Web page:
A bachelorette party is (hopefully) a once-in-a-lifetime occasion where a soon-to-be bride gets to celebrate their upcoming nuptials with their nearest and dearest. Typically, the maid of honour will be the person in charge of organising the party. But however well you know the bride, planning this momentous occasion is still a daunting task. You’ll want to give your soonlywed the best send off into married life, so it’s important to give the planning process the care and attention it deserves. Here are the first three steps you need to take when planning the ultimate bachelorette party. And be sure to always think of Bundle if you want to make a custom board game for the bride to be!
Start with the guest list
The first order of business is one of the most important – deciding who to invite. There are no hard and fast rules around how many people you should invite to a bachelorette party, but the final number will impact every other aspect of the event – from accommodation to location – so think about it carefully. Typically, anyone who is or will be a member of the bridal party for the wedding will also be invited to the bachelorette party.
Beyond that, think about anyone that’s important to the bride and they’d want to be celebrating the occasion with. You may also want to think about the groom’s family, and consider extending certain members an invitation. Ultimately, input from the bride will be particularly helpful in this area, to prevent any awkwardness at the party.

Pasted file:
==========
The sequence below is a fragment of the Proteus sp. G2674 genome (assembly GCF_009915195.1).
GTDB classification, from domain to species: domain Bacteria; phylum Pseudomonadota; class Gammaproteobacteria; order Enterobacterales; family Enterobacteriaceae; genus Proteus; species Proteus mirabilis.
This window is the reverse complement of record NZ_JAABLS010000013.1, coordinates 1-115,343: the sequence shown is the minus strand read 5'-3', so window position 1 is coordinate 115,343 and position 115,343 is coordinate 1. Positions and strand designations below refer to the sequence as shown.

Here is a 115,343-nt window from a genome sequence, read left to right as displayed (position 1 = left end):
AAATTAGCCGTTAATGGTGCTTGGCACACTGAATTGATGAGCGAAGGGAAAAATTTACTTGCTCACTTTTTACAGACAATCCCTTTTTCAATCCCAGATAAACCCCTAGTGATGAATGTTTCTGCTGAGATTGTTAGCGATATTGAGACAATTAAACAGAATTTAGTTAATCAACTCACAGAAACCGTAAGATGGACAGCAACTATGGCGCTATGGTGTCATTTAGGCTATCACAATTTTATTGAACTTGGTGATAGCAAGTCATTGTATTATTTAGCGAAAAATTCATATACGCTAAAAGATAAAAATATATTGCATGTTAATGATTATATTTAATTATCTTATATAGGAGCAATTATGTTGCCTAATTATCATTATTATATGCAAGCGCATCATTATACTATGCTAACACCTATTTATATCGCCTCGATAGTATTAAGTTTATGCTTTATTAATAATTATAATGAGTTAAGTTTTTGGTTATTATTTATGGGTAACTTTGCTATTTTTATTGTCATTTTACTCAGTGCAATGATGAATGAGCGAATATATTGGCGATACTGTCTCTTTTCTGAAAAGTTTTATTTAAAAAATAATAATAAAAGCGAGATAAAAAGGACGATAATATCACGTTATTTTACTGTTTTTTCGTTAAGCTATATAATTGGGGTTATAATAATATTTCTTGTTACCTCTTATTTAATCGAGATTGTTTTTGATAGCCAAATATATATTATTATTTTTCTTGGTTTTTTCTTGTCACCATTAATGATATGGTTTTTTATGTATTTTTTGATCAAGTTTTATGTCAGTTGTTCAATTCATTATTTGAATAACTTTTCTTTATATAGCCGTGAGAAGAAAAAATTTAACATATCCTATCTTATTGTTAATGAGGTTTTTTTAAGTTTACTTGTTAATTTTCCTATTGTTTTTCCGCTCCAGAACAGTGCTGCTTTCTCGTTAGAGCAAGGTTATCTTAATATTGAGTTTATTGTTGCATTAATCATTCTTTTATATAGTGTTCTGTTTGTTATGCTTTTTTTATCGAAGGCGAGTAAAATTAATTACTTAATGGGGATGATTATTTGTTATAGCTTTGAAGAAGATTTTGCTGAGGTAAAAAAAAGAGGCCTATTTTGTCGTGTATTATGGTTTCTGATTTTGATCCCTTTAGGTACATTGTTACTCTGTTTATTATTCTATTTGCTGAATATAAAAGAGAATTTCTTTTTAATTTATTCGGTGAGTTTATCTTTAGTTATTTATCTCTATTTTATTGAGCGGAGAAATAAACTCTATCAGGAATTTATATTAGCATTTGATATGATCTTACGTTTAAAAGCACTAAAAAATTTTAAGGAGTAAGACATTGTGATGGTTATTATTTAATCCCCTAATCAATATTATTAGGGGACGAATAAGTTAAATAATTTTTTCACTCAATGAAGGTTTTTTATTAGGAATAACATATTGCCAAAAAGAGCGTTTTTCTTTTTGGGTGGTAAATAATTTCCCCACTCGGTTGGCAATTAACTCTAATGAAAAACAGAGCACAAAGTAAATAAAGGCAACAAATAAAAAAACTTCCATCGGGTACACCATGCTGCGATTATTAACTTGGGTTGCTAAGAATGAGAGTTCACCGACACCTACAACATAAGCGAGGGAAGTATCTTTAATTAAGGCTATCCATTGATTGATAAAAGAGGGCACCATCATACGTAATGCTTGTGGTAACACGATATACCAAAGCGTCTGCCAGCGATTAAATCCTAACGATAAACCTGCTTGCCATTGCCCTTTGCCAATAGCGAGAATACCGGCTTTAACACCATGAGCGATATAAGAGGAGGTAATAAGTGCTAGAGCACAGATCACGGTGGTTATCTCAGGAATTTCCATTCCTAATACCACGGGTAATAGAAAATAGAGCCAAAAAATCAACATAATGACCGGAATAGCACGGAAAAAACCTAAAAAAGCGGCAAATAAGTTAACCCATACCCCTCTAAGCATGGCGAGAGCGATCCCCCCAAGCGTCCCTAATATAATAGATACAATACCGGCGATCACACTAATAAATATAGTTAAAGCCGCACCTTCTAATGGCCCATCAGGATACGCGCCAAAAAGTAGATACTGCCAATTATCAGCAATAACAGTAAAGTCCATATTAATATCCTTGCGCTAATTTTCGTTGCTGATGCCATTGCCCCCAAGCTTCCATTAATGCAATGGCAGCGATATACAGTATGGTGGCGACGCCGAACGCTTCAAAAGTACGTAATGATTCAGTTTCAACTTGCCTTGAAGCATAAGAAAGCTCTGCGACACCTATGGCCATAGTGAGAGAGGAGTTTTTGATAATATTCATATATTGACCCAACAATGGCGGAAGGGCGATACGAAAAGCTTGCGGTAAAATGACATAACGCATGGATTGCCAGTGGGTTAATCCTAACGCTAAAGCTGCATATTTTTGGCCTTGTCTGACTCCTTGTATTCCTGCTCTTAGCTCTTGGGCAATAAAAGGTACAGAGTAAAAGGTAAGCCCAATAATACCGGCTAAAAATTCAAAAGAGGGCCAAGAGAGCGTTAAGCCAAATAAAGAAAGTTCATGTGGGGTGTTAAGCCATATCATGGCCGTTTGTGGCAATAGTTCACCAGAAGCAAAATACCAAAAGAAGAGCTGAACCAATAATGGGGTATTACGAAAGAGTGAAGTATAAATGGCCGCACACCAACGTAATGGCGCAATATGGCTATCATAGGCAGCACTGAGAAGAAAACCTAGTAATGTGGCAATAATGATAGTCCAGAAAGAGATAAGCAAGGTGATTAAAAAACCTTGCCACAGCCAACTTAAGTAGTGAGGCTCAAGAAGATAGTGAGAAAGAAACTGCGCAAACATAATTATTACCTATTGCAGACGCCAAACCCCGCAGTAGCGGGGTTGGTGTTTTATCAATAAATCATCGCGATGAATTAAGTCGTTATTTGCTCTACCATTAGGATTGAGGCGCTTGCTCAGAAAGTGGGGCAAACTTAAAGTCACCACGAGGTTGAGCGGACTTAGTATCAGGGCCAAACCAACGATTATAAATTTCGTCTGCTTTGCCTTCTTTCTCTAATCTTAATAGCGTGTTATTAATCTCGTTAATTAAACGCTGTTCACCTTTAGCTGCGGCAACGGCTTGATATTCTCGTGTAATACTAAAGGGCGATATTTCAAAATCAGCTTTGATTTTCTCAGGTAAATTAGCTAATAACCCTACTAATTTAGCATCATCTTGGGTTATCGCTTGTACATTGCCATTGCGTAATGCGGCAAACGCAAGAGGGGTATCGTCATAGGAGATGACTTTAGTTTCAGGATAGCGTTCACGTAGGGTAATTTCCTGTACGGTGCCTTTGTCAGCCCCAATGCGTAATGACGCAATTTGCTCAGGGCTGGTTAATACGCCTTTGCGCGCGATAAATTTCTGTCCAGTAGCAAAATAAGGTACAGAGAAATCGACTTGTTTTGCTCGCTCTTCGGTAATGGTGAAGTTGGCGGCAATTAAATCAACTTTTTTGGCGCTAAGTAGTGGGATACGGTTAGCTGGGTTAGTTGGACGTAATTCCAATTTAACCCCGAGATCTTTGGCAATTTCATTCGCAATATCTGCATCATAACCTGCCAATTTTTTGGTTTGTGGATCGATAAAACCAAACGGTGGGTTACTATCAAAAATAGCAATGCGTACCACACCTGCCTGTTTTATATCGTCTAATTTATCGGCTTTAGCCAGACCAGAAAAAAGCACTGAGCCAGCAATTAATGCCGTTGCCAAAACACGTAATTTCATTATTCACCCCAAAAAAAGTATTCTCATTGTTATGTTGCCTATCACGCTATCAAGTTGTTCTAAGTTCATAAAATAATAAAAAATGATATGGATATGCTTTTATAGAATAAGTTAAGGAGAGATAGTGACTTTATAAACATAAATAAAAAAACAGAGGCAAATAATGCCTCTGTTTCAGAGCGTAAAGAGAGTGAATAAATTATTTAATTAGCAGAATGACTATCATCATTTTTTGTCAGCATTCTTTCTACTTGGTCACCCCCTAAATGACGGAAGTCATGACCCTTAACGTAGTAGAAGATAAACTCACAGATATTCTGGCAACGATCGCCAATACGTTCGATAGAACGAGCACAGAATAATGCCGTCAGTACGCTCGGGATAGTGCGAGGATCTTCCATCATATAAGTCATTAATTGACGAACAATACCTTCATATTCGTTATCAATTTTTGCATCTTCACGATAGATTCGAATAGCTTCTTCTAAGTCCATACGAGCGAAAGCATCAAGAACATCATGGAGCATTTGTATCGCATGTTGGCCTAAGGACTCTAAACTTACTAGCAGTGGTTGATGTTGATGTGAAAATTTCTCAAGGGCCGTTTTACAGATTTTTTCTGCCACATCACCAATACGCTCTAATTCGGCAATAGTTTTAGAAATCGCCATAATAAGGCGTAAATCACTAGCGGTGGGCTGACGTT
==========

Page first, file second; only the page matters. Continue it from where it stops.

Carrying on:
Date and location
Just as it is when it comes to planning the wedding, nailing down a date and location early on in the process is crucial. Not only is it helpful to give the invitees as much notice as possible, but accommodation and activities could get booked up in advance in the most popular cities and locations, so this is something that should be ticked off your to-do list early on.
Generally, bachelorette parties are thrown around one to four months before the big day. This will allow the bride enough time to fully focus on the wedding afterwards, without the party feeling too far removed from the main event. When it comes to location, there are plenty of things you need to consider. Most importantly, think about the cost and convenience of any place on your shortlist. Ultimately, you could have found the most perfect spot, but if it’s inaccessible to the group, it will all be for nothing. Consider the bride’s tastes and preferences and use these as a basis for creating a shortlist of destinations.
Theme and activities
Once you’ve confirmed your guest list, date and location, you can start to fill up your itinerary with plans and activities. At this stage, you might also want to consider whether you’re going to apply a theme to the festivities. By no means is this a necessity, so don’t feel obliged to meticulously plan everything to align with an overriding theme. But if you do want to implement one, think about the bride’s preferences and personality to ensure she’ll be on board with your choice.
Your selection of activities will largely depend on the location you’ve chosen and what’s available. Think about whether the bride would want to be the centre of attention at the party or if they might prefer a more low-key occasion. Keep this in mind when planning your activities and you’re sure to all enjoy the weekend’s festivities.